Nichinyo Shonin guides us with the following:

As you may well know, in this world, there are absolutely evil people, and there are absolutely great people. Sometimes children are asked, “What do you want to be when you grow up?” You know these children say things that will make one parent proud. But these children at some point will be broken by society, and turn into something else. We can easily point to the lack of an educational system. But basically, if we slacken the responsibility of teaching the children the benefits of the Mystic Law, that will surely happen to the children. I believe we must realize that we hold that important responsibility.

 

Through our actions we take regarding Gongyo, Shodai, and shakubuku, I believe, through the unity between priesthood and laity, and through many in body, one in mind, we can accomplish the shakubuku goals we set up for this year. The unity must be based through the guidance of High Priest Nichinyo Shonin, Overseas Department, and the Chief Priest of the local temple. Any kind of action or thinking that is not based on these can only lead to dotai ishin (one in body, different in mind).

 

Finally,

3. Next is “to encourage all believers to make a pilgrimage to the Head Temple.” The Head Temple is the sacred place where the Dai-Gohonzon of the essential teaching and Nichiren Daishonin’s soul resides, and it is the place where tremendous benefits are amassed. By going on Tozan to the Head Temple where benefits permeate, and by reciting the sutra and chanting Daimoku to the Dai-Gohonzon of the High Sanctuary, you can receive the great benefit of eradicating the negative karma that you created from your past lifetimes, live a long life and extinguish disaster, and achieve your aspirations. It is a particularly great opportunity for members new to Tozan to establish their own faith by visiting Taisekiji.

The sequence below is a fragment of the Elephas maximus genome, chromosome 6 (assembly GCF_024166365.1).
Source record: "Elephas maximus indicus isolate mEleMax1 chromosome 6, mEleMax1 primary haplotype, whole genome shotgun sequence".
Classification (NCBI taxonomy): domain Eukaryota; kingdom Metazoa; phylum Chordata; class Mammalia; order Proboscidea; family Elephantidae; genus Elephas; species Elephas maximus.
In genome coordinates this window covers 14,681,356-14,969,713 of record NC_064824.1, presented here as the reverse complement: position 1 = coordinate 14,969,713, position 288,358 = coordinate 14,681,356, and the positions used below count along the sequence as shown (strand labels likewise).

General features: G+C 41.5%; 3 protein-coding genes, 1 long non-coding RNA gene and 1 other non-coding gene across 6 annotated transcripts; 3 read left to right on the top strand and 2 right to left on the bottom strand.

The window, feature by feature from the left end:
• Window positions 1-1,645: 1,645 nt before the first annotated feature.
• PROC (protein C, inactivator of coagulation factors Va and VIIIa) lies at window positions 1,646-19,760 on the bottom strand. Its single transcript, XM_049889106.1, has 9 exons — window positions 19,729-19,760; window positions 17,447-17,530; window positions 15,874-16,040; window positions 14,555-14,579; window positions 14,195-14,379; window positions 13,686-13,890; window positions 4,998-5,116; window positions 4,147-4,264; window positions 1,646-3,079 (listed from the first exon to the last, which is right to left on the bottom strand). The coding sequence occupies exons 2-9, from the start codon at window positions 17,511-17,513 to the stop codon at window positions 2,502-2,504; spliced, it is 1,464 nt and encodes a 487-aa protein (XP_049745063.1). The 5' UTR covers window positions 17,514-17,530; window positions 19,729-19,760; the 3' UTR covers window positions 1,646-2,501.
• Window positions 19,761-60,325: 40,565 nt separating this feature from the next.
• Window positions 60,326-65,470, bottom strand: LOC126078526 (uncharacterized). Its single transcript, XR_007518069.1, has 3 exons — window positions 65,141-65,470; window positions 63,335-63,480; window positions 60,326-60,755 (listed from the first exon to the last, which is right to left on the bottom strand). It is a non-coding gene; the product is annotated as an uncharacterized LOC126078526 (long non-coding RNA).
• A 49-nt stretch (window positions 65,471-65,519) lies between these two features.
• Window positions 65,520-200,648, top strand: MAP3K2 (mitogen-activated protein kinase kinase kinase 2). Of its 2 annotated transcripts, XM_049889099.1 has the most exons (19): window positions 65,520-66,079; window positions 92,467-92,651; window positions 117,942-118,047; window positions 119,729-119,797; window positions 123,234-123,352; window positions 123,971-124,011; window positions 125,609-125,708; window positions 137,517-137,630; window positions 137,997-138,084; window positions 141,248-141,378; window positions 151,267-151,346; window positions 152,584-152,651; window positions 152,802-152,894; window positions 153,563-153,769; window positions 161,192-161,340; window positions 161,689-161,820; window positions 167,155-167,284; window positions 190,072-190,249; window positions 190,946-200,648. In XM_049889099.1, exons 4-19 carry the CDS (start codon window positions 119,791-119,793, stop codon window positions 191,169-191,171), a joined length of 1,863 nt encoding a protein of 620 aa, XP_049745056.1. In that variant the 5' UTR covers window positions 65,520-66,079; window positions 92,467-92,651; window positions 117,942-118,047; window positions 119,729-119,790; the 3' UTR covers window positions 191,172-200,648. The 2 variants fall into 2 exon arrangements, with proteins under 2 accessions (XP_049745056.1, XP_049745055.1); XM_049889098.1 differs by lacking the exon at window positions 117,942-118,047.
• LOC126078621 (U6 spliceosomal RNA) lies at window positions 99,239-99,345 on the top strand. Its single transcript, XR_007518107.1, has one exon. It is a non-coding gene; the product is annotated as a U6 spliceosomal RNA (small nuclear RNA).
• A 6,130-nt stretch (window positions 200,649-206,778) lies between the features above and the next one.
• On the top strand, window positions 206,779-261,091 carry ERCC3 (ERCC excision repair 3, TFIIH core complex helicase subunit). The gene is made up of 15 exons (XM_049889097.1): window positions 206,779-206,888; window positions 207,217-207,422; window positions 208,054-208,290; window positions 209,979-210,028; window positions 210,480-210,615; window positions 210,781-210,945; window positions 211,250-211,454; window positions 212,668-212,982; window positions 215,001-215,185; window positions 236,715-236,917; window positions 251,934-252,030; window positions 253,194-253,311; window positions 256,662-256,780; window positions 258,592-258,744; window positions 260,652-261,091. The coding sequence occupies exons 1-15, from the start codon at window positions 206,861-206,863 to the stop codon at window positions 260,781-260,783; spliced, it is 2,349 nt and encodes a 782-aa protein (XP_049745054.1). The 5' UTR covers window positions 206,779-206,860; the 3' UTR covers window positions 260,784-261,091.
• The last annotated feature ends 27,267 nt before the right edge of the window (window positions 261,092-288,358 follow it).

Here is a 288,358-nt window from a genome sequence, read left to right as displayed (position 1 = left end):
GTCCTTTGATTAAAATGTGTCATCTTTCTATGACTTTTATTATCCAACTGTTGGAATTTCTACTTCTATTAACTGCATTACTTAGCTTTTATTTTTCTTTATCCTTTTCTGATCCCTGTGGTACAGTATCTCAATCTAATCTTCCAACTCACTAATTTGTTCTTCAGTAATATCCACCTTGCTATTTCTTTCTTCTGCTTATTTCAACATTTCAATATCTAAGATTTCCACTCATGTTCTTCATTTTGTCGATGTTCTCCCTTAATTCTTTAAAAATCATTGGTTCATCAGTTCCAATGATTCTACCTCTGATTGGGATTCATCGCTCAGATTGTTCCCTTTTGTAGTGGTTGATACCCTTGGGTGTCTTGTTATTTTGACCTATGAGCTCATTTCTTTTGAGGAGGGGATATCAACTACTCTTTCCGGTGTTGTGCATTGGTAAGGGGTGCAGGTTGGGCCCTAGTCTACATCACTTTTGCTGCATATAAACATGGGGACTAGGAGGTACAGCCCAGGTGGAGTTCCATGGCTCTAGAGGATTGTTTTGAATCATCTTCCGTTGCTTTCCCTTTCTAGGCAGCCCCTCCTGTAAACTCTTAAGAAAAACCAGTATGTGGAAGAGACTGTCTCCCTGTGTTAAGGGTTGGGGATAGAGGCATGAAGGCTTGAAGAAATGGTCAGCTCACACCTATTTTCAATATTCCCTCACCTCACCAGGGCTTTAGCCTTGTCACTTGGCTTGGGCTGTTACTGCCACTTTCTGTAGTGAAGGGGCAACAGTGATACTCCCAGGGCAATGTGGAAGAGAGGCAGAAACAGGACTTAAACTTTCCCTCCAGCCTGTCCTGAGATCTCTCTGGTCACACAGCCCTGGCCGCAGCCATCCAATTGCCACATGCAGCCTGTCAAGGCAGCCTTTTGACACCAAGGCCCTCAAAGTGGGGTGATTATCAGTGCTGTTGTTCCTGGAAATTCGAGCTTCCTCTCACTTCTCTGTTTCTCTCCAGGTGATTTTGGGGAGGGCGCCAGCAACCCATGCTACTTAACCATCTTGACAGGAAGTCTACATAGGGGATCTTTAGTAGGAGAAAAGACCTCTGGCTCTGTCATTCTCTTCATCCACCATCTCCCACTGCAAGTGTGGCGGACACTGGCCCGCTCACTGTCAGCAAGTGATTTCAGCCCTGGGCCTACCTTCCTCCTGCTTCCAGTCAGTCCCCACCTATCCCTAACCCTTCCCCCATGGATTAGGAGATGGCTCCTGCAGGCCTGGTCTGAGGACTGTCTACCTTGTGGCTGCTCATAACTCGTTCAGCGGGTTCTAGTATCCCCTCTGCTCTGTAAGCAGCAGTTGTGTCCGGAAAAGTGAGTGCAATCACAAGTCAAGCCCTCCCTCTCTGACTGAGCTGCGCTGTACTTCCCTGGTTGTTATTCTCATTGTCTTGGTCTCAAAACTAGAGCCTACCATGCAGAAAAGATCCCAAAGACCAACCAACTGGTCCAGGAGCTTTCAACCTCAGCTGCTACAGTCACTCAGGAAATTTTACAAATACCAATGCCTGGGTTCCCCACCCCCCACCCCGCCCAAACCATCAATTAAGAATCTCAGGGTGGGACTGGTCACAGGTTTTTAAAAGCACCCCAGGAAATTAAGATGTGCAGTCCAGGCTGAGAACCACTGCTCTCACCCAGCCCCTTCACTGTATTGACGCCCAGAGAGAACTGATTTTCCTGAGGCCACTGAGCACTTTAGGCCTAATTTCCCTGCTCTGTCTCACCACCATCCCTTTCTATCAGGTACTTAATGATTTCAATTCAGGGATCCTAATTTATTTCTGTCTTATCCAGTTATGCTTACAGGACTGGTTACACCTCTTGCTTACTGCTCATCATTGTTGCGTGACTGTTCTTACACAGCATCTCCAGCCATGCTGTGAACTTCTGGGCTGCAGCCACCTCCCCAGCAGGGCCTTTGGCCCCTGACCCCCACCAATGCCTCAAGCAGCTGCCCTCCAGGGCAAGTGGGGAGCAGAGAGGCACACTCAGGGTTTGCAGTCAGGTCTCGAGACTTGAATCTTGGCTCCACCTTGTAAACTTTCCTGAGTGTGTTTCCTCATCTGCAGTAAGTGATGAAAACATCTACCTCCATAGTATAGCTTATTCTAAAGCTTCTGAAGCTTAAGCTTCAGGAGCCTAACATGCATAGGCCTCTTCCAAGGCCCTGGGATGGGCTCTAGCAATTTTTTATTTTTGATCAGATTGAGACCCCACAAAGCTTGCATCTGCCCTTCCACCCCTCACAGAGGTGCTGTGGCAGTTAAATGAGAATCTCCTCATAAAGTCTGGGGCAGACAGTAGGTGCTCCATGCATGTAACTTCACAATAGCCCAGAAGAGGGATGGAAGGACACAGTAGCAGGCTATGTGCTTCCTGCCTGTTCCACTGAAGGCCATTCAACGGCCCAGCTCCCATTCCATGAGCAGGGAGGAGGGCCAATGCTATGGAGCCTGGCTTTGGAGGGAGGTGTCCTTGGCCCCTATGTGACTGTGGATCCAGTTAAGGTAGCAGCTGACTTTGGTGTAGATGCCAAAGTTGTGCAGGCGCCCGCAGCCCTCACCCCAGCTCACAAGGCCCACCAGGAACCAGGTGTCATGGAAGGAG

Nichiren Daishonin mentions in “The Person and the Law (Reply to Lord Nanjo)”:

Should this mountain, where the most august Votary of the Lotus Sutra resides, be regarded any less highly than the pure land of Eagle Peak? Because the Law is ineffably supreme, the Person is venerable and because the Person is venerable, the place is sacred. The Mystic Powers (Jinriki) Chapter states, “…in a forest, under a tree, in a priests’ quarters… the Buddhas enter parinirvana.” Those who travel to this place to pay their respects will instantly eradicate the negative karma they have accumulated since the remote past and transform their sins of the three categories of action (mental, verbal, and physical) into the three virtues (the body of the Law, wisdom, and emancipation).                         (Gosho of Nichiren Daishonin Vol. 1, p. 83)

 

It is essential for us to understand that having an audience with the Dai-Gohonzon is truly significant in our practice. For it freely will open boundaries in which our lives will overcome all hardships and sufferings, and obtain the knowledge to judge things correctly. It is important to let new people know about this Buddhism through our actions.

 

As disciples and believers of Nichiren Daishonin’s Buddhism, we cannot slacken our practice of Gongyo and Shodai when we are striving in shakubuku; nor can we slacken our practice of shakubuku when we are striving in Gongyo and Shodai.

 

 

In closing, I wish for the further development of faith and greater health and happiness for each and everyone here today. Thank you very much.